The intense debate over the U.S. Air Force’s choice of a new tanker continues. Boeing claimed that the KC-767 was found to be “more survivable” than the Airbus A330 multi-role tanker transport (MRTT) in the USAF evaluation. Northrop Grumman launched a new Web site to refute various allegations about its A330MRTT bid and ask why Boeing did not raise concerns about the selection process earlier.
Airbus in late February successfully tested an emissions-free fuel cell in flight. The hydrogen- and oxygen-based fuel cell system generated up to 20 kilowatts of electrical power on an A320 test aircraft, and the output was used to power the aircraft’s electric motor pump for the back-up hydraulic circuit that operates the aircraft’s ailerons.
Despite the continuing economic downturn and the aftereffects of September 11, the number of turbine business airplanes delivered last year surpassed the tally for 2000. According to figures compiled by AIN and the General Aviation Manufacturers Association, airframers worldwide delivered 790 business jets and 332 business turboprops last year, compared with 758 jets and 267 turboprops in 2000.
Boeing is formally protesting the U.S. Air Force’s “surprise decision” in favor of the Northrop Grumman/EADS Airbus A330 Multi-Role Tanker Transport (MRTT) for the KC-X tanker requirement. According to the Air Force, the keenly fought award is worth $35 billion for up to 179 KC-45As–the new, officially approved designation.
Aviation Communications and Surveillance Systems (ACSS) inked an agreement with Airbus to certify the Phoenix avionics maker’s T3CAS product in all Airbus single-aisle (A318/319/320/321) and long-range (A330/A340) airplanes. T3CAS is an integrated system that combines traffic alert and collision avoidance system (TCAS) with terrain awareness and warning system (TAWS) capability and a mode-S transponder in a single line-replaceable unit.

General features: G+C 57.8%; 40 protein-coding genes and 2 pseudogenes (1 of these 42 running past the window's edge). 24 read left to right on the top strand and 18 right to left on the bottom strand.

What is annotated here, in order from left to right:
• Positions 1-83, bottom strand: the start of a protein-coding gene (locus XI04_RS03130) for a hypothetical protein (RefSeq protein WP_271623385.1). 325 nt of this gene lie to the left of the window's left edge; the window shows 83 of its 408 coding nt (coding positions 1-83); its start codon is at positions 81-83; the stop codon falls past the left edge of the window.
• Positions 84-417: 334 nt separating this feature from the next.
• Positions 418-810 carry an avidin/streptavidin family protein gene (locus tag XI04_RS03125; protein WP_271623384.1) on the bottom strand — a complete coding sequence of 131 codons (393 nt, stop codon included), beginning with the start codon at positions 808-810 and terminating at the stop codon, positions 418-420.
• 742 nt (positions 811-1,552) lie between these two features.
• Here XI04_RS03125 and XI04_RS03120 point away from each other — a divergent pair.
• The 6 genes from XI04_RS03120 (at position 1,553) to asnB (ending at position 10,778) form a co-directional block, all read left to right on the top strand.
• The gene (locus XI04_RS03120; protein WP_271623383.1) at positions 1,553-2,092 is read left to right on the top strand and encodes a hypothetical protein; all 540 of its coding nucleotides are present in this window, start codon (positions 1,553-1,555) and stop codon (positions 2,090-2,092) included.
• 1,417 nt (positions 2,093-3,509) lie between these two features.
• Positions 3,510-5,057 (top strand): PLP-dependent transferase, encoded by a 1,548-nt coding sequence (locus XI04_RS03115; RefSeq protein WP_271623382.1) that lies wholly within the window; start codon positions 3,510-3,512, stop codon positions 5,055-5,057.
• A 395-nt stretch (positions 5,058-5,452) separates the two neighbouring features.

Emirates Airline confirmed yesterday that it will start flying one of its first Airbus A380s nonstop between Dubai and New York JFK Airport on October 1. It claims to not yet know, however, whether or not that flight will actually represent the launch of the airline’s A380 service, as Emirates president Tim Clark continues to mull the possibilities for a still earlier entry elsewhere in a quickly expanding network.
British Airways last month announced plans to create a business-class service from London City Airport (LCY) to New York via Shannon, Ireland. The airline was forced to incorporate a tech stop due to payload restrictions associated with LCY’s 3,934-foot-long runway. British Airways said it will acquire Airbus A318s configured with 32 business-class seats to operate the service.
Airbus on February 1 successfully made what it billed as the world’s first flight of a commercial aircraft powered by synthetic fuel. The A380 flew from Filton, UK to Toulouse, France, powered by a liquid fuel processed from gas using the Fischer-Tropsch process. During the three-hour flight, the number-one engine was fed a blend of synthetic and jet fuels, while the remaining three operated on standard jet fuel.
Despite the beginning of the Chinese New Year, Valentine’s Day (a popular holiday in Hong Kong), the fast-approaching Singapore Airshow and temperatures low enough to break a 40-year-record, the third Asian Business Aviation Conference &
Pratt & Whitney insists its geared turbofan (GTF) engine will have “fuel burn parity” with the competing open-rotor designs being studied by CFM International, Rolls-Royce and Snecma, all of whom have rejected geared fans as the way forward.